Images: Damian Smuts
WOOHOOO! Finally, Project Rodney made its circuit debut. Held on September 28, I attended a casual track day held by a few close friends of mine, at Bruce McLaren Motorsport Park. For eight months or more with the help of numerous semi-eager people, I have been building Rodney up from what was essentially a rolling, stinking, cobweb-covered shell. To say I was excited for this day would be a serious understatement. The low-cost accommodation was booked, leave was grudgingly accepted by my superiors, and the track day was paid for.
We made our way down to New Zealand’s beautiful Taupo region the day before the track day to settle in and get a decent night’s sleep. Early the next morning, I was cleaning the Altezza before it hit the circuit, then we made our way out for briefing. Thankfully, we had the use of a pit bay, so my tools were unloaded, ready for action.
After driver’s briefing, we all made our way onto the circuit for an orientation session — for those not familiar with the circuit, it was a great time to learn the lines with experienced drivers on board. I went out with my dad, and good friends Damian Smuts and Alastair Wootten. Alastair is an incredibly talanted driver, having competed locally in our Toyota Race Series (single-seaters), Midget racing, Formula Fords, and most recently Trans Am in a 800hp Nascar-powered Corvette.
During the three-lap orientation session, the lines learned from Alastair were invaluable. But, the true knowledge would come through with just himself and me in the car during our first ‘hot’ session. With him behind the wheel to show me the ropes, I was blown away at the pace in which this shed-built car could go. No, it didn’t have great straight-line speed, but the braking and cornering were incredible. Having a seasoned racer behind the wheel that is used to far greater horsepower figures, I was waiting for the comments of how slow it was. Instead, Alastair complimented just how tight the car felt.
Alright, my turn! The rev-happy 3SGE engine propelled me out of the pit area and into the action. If I’m honest, I was actually a little nervous heading out with both an experienced driver in the passenger seat next to me and out on the circuit in other cars. Everyone gave me plenty of room to learn though, which I appreciated and Alastair helped as my eyes and ears as I concentrated on my lines, which calmed my nerves — there is a reason this lad was my best man; full trust!
With every lap, I gained serious time on the last. I have driven Bruce McLaren Motorsport Park before in my Subaru WRX, but this was a completely new experience. No longer could I rely on computer assists, all-wheel drive, and 22psi of boost pressure to haul me around the circuit in a decent time. This experience was the reason I sold the Subaru.
With so much track time on offer, Alastair and I switch drives throughout the day. The day ran as an open pit, so if you wanted to be out for an hour or more, that was up to you. Alastair and I were seriously impressed with the Zestino semi-slicks. With pressures set to 24psi in the pits, they would build to 24.5psi every time we came in. We found this to be the optimum for this tyre and they wouldn’t peak over 24.5psi. We couldn’t believe how consistent they were. Being a soft compound tyre, I was worried about having driven on them every day for three months prior to this event and the amount of track time I was getting, I wouldn’t have any tread left to get home. However, the wear was extremely good — I still have another track day in them at least!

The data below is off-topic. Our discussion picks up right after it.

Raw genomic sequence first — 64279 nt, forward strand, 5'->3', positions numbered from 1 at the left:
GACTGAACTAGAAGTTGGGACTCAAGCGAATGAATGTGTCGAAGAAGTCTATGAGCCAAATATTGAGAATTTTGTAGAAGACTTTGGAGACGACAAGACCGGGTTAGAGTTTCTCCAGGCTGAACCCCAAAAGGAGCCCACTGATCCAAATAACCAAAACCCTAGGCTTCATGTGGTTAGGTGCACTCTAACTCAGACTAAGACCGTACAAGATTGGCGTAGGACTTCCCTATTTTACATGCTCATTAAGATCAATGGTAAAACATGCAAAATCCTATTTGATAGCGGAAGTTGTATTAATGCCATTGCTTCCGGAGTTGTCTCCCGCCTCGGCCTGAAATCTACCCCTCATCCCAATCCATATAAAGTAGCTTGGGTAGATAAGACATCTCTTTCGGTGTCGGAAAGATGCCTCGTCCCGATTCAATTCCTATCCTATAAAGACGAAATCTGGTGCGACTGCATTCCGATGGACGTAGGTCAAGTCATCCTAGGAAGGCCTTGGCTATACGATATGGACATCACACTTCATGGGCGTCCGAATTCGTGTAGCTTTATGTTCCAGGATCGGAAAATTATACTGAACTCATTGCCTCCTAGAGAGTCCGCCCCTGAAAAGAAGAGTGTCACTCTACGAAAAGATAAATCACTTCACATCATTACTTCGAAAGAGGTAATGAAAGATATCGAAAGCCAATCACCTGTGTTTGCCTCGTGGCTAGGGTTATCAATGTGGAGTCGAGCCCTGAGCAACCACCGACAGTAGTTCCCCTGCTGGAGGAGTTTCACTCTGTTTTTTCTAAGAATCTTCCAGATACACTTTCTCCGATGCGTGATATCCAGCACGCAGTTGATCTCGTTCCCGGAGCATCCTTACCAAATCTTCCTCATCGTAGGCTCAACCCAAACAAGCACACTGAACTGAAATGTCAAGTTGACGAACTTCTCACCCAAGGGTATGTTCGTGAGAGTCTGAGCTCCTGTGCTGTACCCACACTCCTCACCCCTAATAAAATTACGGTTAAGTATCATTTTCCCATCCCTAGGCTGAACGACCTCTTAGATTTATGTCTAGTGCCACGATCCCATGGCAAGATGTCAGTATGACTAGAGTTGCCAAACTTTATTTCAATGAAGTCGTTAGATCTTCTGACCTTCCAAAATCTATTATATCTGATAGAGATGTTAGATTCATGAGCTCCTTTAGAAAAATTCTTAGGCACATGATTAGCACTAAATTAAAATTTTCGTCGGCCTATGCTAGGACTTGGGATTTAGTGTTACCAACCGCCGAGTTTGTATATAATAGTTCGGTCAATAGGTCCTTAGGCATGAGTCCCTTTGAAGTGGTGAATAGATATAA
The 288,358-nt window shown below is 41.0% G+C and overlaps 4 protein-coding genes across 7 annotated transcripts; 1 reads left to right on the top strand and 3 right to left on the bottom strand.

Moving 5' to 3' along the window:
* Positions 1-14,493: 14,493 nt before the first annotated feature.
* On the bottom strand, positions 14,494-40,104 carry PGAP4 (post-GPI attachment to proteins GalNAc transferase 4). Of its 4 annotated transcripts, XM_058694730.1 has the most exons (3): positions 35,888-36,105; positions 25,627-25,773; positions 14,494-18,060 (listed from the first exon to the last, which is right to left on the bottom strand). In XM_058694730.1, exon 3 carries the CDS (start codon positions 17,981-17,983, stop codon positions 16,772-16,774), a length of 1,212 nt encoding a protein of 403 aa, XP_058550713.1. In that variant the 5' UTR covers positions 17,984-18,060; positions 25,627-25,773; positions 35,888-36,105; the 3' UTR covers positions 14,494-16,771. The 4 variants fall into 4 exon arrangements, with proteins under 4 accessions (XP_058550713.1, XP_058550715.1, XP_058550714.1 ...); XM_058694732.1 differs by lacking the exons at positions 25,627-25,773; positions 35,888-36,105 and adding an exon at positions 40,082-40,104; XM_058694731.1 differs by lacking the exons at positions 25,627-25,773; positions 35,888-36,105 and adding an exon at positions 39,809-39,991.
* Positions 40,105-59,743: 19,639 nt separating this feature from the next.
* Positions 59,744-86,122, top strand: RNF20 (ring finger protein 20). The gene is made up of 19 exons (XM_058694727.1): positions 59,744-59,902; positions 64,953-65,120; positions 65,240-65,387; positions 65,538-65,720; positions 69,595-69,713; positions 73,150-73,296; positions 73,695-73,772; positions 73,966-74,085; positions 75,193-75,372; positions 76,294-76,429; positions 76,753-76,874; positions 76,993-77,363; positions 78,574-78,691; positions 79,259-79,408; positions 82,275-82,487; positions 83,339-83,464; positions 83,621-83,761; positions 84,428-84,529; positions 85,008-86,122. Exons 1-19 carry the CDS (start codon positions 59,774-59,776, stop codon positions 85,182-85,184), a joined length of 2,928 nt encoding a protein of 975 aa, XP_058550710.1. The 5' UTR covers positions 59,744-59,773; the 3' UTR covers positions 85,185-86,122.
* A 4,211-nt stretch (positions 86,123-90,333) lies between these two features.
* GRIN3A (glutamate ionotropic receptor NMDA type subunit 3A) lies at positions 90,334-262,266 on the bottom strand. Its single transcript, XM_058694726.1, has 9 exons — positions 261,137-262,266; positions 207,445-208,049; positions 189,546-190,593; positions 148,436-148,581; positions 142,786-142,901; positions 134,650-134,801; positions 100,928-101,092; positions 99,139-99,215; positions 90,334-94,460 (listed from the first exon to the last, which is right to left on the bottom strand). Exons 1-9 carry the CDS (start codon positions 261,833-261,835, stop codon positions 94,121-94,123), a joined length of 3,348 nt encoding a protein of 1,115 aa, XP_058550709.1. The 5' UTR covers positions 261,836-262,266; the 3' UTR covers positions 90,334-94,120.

Throughout the day, we made changes to the coilover damper. Initially, we started on the softest shock setting, slowly feeling our way through the day with how the car was responding. The Wilwood brake kit performed exceptionally. During one of the final sessions, I was out there for around 35-40 minutes with zero brake fade and a great deal of confidence. During that final session, I did notice the brakes not pulling up as well as the start of the day, which was frustrating. After closer inspection after leaving the event, I noticed I had used an entire set of rear Znoelli pads! They were brand new the night before the event… The Hawk pads up front? Still mint!
With the Altezza, I built the car basically all at once, so I didn’t get to feel each and every modification. Before the track day, I was basically set up, with Cusco coilovers, a Cusco rear sway bar, strut braces front and rear, the brake kit, wheels and semi-slicks. I was blown away with the handling on the street, but there was one addition I made to it before the event blew my mind so hard there was a serious clean up on aisle three; the front Cusco sway bar. Never in my life have I felt a vehicle handle so so flat through a corner. By far the best bang for buck mod to date.
I could talk about this track day forever, so I will leave it at that. I was very happy with the performance and reliability of the Altezza and it just goes to show if you choose the right mix of genuine components you’ll be out there for as long as you want. The Altezza completed just over 300kms on the circuit, which nearly 100 laps. I would like to thank Alastair for teaching me the lines and general track day things you need to know. It was great to get my dad out in the car too, and my good friend Damian, who I need to thank for photographing the day for us all.
What’s next for the Altezza? Well, it’s far too slow down the straights. I think it was probably the slowest car on the straights, but one of the fastest through the infield on the day. Either a turbo or something similar will be added next. Alastair managed a 1:49.2 around Bruce McLaren Motorsport Park, which is a whole heap quicker than I was going!